Fingerprints were used for identification in ancient China and Babylonia to mark business deals and correspondence. Though they were studied extensively since then, their value as a crime-solving tool wasn’t embraced until the 1880s — and it wasn’t until 1892, in Argentina, that they nailed their first murderer.

A horrible crime scene greeted local investigators in the beach town of Necochea, where Francesca Rojas lived with her young son and daughter. The 27-year-old’s throat was slashed, but she was still alive; the children had been stabbed to death. Rojas blamed a would-be suitor for the attack, and though the suspect was held and tortured for over a week — including spending a night tied to the corpses of the tiny victims — he refused to confess. (In fact, he had an alibi.) Nearly a month passed before the Rojas case attracted the attention of police in the nearby city of La Plata, including an inspector who’d been trained by Juan Vucetich, one of fingerprinting’s earliest champions.

Vucetich had extensively studied both the Bertillion system (which used a series of body measurements to identify criminals; it’s the reason why mug shots are taken in profile and front-facing) and “Galton’s Details,” which identified the unique characteristics of individual fingerprints. The Rojas case — solved when a bloody thumb print detected at the crime scene was traced to Rojas, who soon confessed to the crime — convinced him that fingerprints were the better crime-solving method, and he continued to refine it throughout his career, publishing the influential Dactiloscopía Comparada (“Comparative Dactyloscopy”) in 1904.

Fingerprint identification gained traction around the world with the turn of the 20th century, and was first used to solve a British murder case in 1905. It was a gruesome one: married shopkeepers Thomas and Ann Farrow were found beaten to death, with no discernible clues other than an empty cash box. When Scotland Yard searched for prints, they found one that didn’t match with either of the Farrows. Though the rogue print wasn’t in their ever-growing files (the image below offers an idea of what Scotland Yard’s individual fingerprint sheets looked like some 50 years later), a witness recalled seeing two men lurking around on the day of the murders: ne’er-do-well brothers Alfred and Albert Stratton.

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Though the witness proved unreliable on the stand, the thumbprint which positively identified Alfred Stratton became the proverbial nail in the coffin — though the defense was hampered by its own unreliable witness: a fingerprint expert who lost credibility when it was discovered he’d offered his services to both sides, and ended up testifying for the one that offered him the highest price. Still, the print was a match, and though fingerprint science was still a new concept to the members of the jury, the prosecution offered a convincing crash course:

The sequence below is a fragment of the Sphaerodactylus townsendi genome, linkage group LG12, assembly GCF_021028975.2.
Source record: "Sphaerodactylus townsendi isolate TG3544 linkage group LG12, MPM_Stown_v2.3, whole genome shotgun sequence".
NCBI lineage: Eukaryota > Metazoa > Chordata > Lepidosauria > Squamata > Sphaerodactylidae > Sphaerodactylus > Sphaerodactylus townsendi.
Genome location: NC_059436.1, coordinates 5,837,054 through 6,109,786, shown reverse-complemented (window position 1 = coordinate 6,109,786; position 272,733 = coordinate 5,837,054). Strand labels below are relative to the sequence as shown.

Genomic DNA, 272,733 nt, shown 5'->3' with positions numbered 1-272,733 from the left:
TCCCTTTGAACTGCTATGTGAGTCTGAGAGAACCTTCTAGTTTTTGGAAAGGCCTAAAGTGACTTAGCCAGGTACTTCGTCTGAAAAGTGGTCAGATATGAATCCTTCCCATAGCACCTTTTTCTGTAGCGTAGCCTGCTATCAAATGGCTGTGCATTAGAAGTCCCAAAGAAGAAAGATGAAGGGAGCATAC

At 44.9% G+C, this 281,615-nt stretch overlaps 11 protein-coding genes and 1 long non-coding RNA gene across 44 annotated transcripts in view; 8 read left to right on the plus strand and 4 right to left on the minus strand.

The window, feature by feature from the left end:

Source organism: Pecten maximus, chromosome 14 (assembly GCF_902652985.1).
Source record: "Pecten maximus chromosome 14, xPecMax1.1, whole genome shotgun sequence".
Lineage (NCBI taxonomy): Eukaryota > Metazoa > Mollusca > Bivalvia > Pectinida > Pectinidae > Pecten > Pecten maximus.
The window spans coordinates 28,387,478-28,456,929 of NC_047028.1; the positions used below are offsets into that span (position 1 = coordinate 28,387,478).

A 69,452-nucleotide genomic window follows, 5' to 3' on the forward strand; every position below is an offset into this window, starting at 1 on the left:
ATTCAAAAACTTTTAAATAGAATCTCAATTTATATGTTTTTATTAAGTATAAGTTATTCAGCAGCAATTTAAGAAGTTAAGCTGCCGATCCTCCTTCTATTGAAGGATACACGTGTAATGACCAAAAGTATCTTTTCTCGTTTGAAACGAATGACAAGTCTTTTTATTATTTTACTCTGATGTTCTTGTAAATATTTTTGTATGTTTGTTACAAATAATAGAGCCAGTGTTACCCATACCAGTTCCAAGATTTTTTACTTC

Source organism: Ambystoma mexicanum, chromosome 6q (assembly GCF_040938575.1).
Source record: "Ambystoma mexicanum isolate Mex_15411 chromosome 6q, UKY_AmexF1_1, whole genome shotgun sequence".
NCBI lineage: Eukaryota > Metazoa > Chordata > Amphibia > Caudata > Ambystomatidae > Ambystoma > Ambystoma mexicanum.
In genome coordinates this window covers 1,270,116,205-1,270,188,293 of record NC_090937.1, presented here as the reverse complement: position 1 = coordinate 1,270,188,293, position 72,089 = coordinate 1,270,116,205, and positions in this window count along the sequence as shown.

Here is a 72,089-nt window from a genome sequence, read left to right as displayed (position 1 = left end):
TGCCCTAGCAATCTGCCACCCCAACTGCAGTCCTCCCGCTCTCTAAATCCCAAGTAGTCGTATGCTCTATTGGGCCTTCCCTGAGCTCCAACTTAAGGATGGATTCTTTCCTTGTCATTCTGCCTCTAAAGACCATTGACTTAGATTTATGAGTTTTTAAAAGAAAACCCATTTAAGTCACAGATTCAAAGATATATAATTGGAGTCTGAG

Detective Inspector Collins spoke as an expert witness, explaining how fingerprinting worked and informing the jury that of the 800,000+ individual digit impressions held on file by Scotland Yard, he had never found two impressions to appear the same. He produced enlarged images of the thumbprints and identified the points of similarities.

That, combined with some damning circumstantial testimony from the brothers’ girlfriends, was enough to convict Alfred and Albert. Both were hanged soon after.

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In America, fingerprints were a little more familiar to the public — they had been used for years by both the Federal Bureau of Prisons and the US Army — by the time they actually helped solve a murder. The case in question became an important legal benchmark for future cases involving fingerprint evidence. It was 1910, and Illinois man Clarence B. Hiller was shot to death after struggling with an intruder who’d broken into the house where his family, including four children, was sleeping. The unknown killer had entered through a freshly-painted kitchen window ... leaving four clearly embedded prints behind.

The prints were matched to those of Thomas Jennings — recently paroled after serving time for burglary, he was nabbed near the Hiller home while carrying a loaded gun and sporting injuries consistent with a fight. (The ensuing People v. Jennings featured three fingerprint experts who had been schooled by Scotland Yard detectives when they were in St. Louis attending the 1904 World’s Fair.) Jennings was convicted and sentenced to death; as part of his unsuccessful appeal, which questioned the legitimacy of fingerprint evidence, the Supreme Court of Illinois ruled that “standard authorities on scientific subjects discuss the use of fingerprints as a system of identification, concluding that experience has shown it to be reliable.”

Thereafter, fingerprint evidence was no longer viewed as a novelty. In 1924, the FBI began collecting fingerprints through its Identification Division, amassing over 200 million cards. The Bureau went digital in 1991 with the Automated Fingerprint Identification System, and upgraded to the Integrated AFIS system in 1999.

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Since then, the technology has gotten even more sophisticated with each new generation, and though other crime-solving methods have followed suit (imagine if Argentine criminologist Vucetich’d had access to DNA testing!), fingerprints are still widely relied-upon as an infallible identification technique, even in realms even beyond law enforcement. In the words of Apple, describing its Touch ID feature to unlock iPhones: “Your fingerprint is the perfect password. You always have it with you. And no one can ever guess what it is.”

Top photo: Keystone/Getty Images; lower photo: Hulton Archive/Getty Images